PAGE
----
Lester Cohen, “Theodore Dreiser: A Personal Memoir”

 

 

 

Lester Cohen, ‘Theodore Dreiser; A Personal Memoir’

 

lester-cohen-theodore-dreiser-a-personal-memoir

 

 

Posted here is the complete text of an article by Lester Cohen: “Theodore Dreiser: A Personal Memoir,” Discovery no. 4 (1954), pp. 99-126. It is an excellent source of biographical/anecdotal information, and Cohen writes perceptively and with insight about Dreiser the man and his works.

Lester Cohen (1901-1963) was an American novelist and screenwriter, He was a member of the Dreiser Committee which visited the Kentucky coal fields in 1931 to document the labor struggles of Harlan County coal miners.

A portion, about half, of Cohen’s Discovery article has been published in Theodore Dreiser Recalled, edited by Donald Pizer (Clemson University Press, 2017).

Cohen, in discussing extensively the activities of the Dreiser Committee in Harlan County, mentions that Dreiser had “a girl with him, a Miss X” and he alludes (without going into detail) to the “Toothpick trap” incident, which resulted in Dreiser and the woman being charged for adultery. The woman’s name was Marie Pergain.

“I am not at all sure [Dreiser] was interested in the girl he brought down to Kentucky, he never seemed interested in her, in fact he might have paid her a salary to come along, puzzle his compatriots and shock the natives,” Cohen wrote. Cohen may, at least in part, be right about Dreiser’s motives in bringing Marie Pergain with him, but she was more than a fleeting romantic interest for Dreiser. See my post on this site:
“Theodore Dreiser, Ervin Nyiregyházi, Helen Richardson, and Marie Pergain”

 

https://dreiseronlinecom.wordpress.com/2016/03/18/theodore-dreiser-ervin-nyiregyhazi-helen-richardson-and-marie-pergain/

 

 

The “Mr. K.” of Cohen’s article was Hyman Solomon (Hy) Kraft (1899-1975), who was credited as a collaborator on The Tobacco Men: A Novel Based on Notes by Theodore Dreiser and Hy Kraft, written by Borden Deal, published in 1965.

Cohen states, writing of Dreiser’s early days in New York City, and his composing, with his brother Paul. the song “On the Banks of the Wabash” (noting that Theodore was not looking to profit from the song): “Theodore took not the cash and let the credit go … and one day found himself down by the river, waiting to jump in. And the work he did to keep alive–he worked on one of the tunnels, under the waters of Manhattan, became partly deaf.” (italics added)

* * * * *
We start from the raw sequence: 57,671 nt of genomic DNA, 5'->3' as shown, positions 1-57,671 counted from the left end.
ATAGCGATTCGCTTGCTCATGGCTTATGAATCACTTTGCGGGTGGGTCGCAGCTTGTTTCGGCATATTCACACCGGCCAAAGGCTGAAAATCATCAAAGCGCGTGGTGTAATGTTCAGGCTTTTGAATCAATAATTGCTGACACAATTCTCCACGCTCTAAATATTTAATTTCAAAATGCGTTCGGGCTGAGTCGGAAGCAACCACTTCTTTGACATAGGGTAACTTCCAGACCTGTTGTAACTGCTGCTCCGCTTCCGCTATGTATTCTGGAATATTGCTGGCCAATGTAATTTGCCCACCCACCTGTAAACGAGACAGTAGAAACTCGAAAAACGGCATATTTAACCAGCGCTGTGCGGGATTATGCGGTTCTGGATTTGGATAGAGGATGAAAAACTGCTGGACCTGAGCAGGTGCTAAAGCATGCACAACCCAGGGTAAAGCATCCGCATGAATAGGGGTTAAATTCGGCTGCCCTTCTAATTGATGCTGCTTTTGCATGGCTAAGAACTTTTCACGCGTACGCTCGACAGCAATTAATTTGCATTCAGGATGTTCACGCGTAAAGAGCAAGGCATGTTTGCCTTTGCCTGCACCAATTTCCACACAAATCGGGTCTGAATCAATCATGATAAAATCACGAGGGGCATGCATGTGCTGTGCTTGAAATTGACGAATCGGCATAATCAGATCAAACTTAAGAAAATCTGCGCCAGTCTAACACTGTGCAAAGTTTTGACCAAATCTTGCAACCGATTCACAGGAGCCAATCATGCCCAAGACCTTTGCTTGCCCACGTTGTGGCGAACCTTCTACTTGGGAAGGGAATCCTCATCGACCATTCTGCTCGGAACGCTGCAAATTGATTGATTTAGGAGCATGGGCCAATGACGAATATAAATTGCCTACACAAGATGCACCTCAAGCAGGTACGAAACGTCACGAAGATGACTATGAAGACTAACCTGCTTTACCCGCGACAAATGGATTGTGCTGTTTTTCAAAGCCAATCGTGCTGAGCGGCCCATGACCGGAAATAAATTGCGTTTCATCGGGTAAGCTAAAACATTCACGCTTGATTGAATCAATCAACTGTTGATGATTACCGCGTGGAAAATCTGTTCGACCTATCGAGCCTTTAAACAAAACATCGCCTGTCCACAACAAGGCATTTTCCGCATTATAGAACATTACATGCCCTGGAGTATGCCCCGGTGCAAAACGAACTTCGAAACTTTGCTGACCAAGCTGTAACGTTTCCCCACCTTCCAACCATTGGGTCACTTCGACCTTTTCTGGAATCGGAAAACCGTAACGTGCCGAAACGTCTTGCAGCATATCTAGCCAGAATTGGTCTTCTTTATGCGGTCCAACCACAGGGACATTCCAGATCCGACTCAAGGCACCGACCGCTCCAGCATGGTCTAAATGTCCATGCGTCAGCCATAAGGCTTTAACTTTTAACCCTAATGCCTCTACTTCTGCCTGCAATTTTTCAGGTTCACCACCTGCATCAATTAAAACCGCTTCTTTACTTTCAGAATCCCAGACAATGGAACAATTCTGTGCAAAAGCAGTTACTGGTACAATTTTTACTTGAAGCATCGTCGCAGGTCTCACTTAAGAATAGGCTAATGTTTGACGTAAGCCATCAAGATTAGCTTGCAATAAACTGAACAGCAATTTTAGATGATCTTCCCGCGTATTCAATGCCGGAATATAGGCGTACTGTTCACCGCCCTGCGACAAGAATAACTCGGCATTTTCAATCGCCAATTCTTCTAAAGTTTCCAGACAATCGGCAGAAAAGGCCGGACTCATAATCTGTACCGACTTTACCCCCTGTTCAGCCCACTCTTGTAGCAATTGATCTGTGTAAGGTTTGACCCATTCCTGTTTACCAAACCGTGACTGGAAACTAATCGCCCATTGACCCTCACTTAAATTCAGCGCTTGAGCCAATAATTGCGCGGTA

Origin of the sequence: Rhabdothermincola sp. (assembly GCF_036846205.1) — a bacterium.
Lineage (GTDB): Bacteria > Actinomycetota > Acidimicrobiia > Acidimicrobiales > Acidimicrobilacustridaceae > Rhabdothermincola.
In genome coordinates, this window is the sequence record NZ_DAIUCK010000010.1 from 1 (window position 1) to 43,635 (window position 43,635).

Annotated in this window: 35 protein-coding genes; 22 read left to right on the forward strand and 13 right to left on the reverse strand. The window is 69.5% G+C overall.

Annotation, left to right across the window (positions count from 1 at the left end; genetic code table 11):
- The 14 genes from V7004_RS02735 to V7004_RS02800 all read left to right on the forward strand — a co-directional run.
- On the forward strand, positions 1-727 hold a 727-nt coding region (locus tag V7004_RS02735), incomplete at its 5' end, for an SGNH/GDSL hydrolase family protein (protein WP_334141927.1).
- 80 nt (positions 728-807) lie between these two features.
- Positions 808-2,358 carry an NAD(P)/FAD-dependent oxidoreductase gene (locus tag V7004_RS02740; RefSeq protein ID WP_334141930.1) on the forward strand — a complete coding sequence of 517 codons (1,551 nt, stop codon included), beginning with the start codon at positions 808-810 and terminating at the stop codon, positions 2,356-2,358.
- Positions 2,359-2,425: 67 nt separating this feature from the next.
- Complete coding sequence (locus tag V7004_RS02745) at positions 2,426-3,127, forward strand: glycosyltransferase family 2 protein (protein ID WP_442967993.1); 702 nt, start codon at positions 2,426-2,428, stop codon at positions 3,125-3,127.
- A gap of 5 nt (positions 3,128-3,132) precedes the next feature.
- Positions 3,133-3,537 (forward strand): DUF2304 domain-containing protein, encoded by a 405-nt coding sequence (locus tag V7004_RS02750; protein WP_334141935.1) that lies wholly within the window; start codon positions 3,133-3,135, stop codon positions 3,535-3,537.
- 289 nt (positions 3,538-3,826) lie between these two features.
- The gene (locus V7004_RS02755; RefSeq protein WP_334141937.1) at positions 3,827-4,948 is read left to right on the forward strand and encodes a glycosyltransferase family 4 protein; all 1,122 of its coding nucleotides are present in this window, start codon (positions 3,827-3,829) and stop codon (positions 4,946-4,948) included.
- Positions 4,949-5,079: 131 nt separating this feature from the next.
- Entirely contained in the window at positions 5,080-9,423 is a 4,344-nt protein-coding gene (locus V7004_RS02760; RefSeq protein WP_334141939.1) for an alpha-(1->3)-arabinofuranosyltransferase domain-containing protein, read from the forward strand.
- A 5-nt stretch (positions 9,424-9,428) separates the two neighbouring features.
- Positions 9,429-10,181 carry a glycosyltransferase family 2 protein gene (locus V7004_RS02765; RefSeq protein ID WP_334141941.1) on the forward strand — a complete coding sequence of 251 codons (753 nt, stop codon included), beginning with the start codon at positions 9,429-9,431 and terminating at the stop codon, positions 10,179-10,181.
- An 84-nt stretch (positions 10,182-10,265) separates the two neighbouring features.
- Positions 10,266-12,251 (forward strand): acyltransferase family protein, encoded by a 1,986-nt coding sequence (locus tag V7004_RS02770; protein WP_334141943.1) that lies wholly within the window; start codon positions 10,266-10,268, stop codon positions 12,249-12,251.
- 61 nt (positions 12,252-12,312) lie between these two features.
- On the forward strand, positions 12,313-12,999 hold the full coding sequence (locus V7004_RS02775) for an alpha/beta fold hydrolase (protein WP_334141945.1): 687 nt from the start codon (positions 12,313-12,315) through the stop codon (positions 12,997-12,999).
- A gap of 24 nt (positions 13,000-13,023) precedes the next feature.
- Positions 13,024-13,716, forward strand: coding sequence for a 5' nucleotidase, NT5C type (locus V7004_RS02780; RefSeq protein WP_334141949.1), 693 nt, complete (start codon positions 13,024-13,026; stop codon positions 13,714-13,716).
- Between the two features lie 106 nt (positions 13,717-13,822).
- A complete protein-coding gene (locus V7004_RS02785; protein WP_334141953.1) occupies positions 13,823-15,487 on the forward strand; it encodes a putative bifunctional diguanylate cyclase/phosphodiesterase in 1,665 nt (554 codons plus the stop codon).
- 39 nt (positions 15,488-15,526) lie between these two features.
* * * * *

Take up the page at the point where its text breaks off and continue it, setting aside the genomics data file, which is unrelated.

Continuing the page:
Did Dreiser work (briefly) as a sandhog on the North River Tunnel? The tunnel project began at a time commensurate with Dreiser’s experience of unemployment (as an editor/writer) and poverty which resulted in his working briefly as a laborer (as well as a clerk) in 1903 for the New York Central Railroad. Dreiser did write a well-known short story about sandhogs: “St. Columba and the River.”

As noted by Joseph Griffin in his The Small Canvas: An Introduction to Dreiser’s Short Stories (and by Scott Zaluda in his entry “St. Columba and the River” in A Theodore Dreiser Encyclopedia), the initial source for “St. Columba and the River” was an article by Dreiser published in the New York Daily News in 1904: “Just What Happened When the Waters of the Hudson Broke into the North River Tunnel.”

It is apparent from a reading of “St. Columba and the River” how well Dreiser had researched his subject matter — perhaps he had himself experienced it. (There is a feeling of immediacy and verisimilitude in the descriptive passages.) It seems likely (or at least possible) that he got his details from interviewing sandhogs.

None of Dreiser’s biographers appears to have mentioned anything about Dreiser working on the North River tunnel. This includes the introduction by Richard W. Dowell to the University of Pennsylvania Press edition of Dreiser’s An Amateur Laborer.

There seems to be verisimilitude to what Cohen writes — he got it from Dreiser. It sounds convincing what he says about Dreiser’s partial deafness. And an autobiographical fragment confirms what Cohen says about Dreiser once considering suicide by drowning in the months before he began working for the New York Central Railroad. But additional evidence would be required to prove the truth of Cohen’s statement that Dreiser worked as a sandhog.

It should be noted that in an unpublished retrospective account of that period by Dreiser, “Down Hill” (published in Dreiser Studies, vol. 19, no. 2, fall 1988, as Thomas P. Riggio, ” ‘Down Hill: A Chapter in Dreiser’s Story about Himself”), Dreiser does mention the period of despair when he was living in Brooklyn and contemplated suicide, but there is no mention by Dreiser of his working on the Hudson tubes.

 

 

— Roger W. Smith

   February 2020